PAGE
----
Trend Lab

We're making news.

We make headlines with the research we do. The University of Dayton is No. 1 among Catholic universities in sponsored scientific research, and our research volume has more than doubled in the last decade.


‘Cancer Research’ Cover

April 2017

Madhuri Kango-Singh's research into ways to identify and possibly treat an aggressive form of brain cancer was part of a study published in the prestigious journal Cancer Research.

Newt

Young newts regenerate their limbs differently than adults

March 2016

Dr. Panagiotis Tsonis has collaborated with researchers in Japan to discover significant differences in limb regeneration between adult and young larval newts. (PDF)


Center of Excellence Presentation

November 2010

The TREND Center is honored as a center of excellence among universities in Ohio.

TREND Report

November 2010

An assessment of TREND Center's models of research:

  • Learn from the classical models
  • Coax stem cells to differentiate at will
  • Use scaffolds to create tissues or organs
  • A combination of all fields will provide solutions

Newt sequencing may set back efforts to regrow human limbs

February 2013

Research in genetic analysis of newts now suggests that it evolved much more recently than commonly thought. Much of this research was conducted at the University of Dayton.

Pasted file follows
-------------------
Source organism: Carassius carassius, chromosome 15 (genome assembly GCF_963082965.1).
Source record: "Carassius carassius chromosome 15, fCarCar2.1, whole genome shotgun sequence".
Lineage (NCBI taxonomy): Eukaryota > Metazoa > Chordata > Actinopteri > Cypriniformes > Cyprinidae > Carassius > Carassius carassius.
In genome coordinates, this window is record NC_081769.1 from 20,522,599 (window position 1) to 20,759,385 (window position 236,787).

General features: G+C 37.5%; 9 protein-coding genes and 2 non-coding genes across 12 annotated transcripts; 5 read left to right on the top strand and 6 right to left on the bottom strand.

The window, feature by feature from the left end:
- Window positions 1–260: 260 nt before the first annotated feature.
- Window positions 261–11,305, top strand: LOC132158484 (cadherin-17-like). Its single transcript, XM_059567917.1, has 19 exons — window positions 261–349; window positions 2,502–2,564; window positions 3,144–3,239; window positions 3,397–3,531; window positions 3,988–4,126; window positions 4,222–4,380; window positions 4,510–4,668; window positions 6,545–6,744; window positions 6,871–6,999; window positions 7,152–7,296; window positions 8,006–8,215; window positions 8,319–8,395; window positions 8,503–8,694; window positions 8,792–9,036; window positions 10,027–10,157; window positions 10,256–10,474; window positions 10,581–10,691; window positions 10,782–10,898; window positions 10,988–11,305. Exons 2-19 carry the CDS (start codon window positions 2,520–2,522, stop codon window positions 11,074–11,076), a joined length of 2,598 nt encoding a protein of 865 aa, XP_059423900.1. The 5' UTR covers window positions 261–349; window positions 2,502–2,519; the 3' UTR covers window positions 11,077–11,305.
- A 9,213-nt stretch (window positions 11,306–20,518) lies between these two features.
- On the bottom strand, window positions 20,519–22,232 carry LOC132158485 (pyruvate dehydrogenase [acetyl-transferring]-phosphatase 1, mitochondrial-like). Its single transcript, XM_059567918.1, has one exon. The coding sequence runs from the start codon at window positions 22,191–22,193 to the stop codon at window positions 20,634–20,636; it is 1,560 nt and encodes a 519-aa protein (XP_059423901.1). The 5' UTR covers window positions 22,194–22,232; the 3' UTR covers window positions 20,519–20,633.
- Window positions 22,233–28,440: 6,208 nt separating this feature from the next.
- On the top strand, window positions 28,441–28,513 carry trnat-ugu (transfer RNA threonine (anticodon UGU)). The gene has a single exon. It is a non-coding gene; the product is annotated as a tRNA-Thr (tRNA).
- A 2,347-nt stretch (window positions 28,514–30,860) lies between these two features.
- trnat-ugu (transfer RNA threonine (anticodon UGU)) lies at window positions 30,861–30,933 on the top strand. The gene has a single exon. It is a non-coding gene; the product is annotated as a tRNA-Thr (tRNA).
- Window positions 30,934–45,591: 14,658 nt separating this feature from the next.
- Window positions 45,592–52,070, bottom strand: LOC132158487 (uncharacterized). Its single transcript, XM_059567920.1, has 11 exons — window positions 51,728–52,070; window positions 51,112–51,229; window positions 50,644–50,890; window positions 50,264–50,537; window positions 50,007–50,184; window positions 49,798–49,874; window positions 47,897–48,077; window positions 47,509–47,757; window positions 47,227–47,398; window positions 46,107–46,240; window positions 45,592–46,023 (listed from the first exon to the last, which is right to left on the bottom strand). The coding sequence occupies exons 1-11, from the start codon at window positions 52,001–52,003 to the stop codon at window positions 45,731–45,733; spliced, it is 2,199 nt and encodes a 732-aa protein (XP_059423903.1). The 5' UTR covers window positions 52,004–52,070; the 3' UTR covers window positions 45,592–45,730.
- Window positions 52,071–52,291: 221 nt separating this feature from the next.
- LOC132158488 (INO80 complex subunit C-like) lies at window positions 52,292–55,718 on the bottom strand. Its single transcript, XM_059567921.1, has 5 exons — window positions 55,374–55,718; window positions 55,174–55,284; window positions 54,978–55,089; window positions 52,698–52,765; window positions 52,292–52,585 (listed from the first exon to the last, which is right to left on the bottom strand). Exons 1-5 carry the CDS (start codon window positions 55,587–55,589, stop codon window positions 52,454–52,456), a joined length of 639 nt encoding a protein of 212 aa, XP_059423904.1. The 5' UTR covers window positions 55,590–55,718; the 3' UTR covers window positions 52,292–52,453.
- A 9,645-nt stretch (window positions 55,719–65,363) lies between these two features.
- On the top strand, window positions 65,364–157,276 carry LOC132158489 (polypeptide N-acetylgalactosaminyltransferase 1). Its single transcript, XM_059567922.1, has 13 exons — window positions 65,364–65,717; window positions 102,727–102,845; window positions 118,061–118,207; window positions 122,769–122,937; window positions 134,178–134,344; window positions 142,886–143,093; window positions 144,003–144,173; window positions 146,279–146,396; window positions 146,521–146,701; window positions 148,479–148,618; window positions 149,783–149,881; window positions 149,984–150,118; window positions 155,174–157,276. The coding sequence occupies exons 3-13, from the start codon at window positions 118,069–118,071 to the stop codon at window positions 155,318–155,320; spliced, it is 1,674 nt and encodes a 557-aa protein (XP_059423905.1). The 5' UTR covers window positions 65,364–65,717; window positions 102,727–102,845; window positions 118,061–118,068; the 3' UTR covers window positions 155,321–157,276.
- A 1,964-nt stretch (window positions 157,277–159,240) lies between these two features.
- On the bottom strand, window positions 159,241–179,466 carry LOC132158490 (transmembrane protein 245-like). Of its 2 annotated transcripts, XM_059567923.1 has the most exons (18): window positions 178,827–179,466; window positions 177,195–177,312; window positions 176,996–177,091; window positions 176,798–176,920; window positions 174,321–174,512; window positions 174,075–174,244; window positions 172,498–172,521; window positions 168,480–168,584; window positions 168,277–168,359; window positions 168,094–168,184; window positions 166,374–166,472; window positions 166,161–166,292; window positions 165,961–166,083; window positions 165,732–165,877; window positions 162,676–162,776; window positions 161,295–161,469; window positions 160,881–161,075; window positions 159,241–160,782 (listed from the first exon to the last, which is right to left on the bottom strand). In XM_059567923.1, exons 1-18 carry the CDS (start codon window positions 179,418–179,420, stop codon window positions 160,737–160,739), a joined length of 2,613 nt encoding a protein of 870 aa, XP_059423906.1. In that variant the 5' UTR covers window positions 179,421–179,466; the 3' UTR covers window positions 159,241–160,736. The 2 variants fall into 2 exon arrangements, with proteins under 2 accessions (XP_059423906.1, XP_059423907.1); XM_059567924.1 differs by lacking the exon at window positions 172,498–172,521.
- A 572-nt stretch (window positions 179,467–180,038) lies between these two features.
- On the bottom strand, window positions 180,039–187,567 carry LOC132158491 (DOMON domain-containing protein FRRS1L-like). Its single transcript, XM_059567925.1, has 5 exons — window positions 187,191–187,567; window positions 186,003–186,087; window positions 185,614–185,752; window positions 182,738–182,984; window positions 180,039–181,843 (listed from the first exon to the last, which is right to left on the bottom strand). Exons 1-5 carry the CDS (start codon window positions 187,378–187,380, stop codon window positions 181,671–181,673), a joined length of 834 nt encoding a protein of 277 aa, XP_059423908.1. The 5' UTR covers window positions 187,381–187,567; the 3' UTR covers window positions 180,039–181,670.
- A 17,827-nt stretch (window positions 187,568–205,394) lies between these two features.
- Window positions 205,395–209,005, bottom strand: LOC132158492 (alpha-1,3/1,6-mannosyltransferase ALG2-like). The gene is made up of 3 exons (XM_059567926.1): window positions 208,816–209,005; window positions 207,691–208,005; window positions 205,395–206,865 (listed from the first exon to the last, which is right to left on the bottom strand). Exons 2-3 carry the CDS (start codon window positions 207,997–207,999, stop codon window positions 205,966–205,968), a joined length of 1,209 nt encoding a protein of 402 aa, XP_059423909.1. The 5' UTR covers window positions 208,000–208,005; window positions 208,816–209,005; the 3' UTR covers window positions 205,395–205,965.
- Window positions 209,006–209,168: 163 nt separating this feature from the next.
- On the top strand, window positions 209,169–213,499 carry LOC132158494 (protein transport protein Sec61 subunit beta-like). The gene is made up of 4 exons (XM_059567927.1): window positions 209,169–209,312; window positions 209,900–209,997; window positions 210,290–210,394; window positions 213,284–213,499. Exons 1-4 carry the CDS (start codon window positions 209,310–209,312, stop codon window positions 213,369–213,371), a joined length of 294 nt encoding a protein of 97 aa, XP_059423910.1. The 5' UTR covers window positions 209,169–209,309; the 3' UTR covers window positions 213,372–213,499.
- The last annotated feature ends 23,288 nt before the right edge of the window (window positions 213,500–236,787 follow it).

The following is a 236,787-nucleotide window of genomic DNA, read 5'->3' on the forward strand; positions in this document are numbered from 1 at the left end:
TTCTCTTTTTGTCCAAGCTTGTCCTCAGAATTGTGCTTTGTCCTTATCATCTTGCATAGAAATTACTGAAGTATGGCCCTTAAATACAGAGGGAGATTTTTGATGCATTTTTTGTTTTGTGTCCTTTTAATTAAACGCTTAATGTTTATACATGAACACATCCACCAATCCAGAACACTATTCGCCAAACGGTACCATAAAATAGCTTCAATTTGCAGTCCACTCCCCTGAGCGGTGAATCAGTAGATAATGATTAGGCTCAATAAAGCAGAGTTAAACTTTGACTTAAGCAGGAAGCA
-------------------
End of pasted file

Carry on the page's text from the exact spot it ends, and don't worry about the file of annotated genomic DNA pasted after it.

"Holy Grail" of Tissue Repair

June 2012

A University of Dayton bioengineering lab has advanced the search for the "holy grail" of tissue repair with a new design of carbon-based scaffolds that promote faster healing and offer greater function of injured tissue. 


The Mighty Fruit Fly

February 2012

As a high school student in Columbus, Ohio, Andrew Steffensmeier volunteered in a nursing home, where he witnessed the toll of Alzheimer's on the elderly. Next week, the sophomore University of Dayton pre-med major travels to Chicago to present scientific findings about cell death in the eye of a fruit fly. The research, conducted under the guidance of assistant professor of biology Amit Singh, may hold the secret to early detection and treatment of Alzheimer's.


Social Networks in our DNA

January 2012

Sharing on social networks has become a part of everyday life — and it may even be part of our DNA, according to a University of Dayton biologist. The National Science Foundation this month awarded University of Dayton biology assistant professor Thomas Williams a three-year, $450,000 grant to study networks of genes and how these "social networks" evolve by establishing, changing or losing connections between them.


Spotlight on STEM Women: Carissa Krane

December 2011

Dr. Krane has published over 20 peer-reviewed research articles in top-ranked journals in her field. She has presented her research at both national and international conferences, in addition to 20+ invited seminars.

Read the WSU Leader article (www) >>


UD, WSU Study on Treefrogs May Aid Humans

November 2011

Some treefrogs can freeze themselves to survive winter months, and researchers at the University of Dayton and Wright State University hope to hone in on that ability to use on human organs for transplant.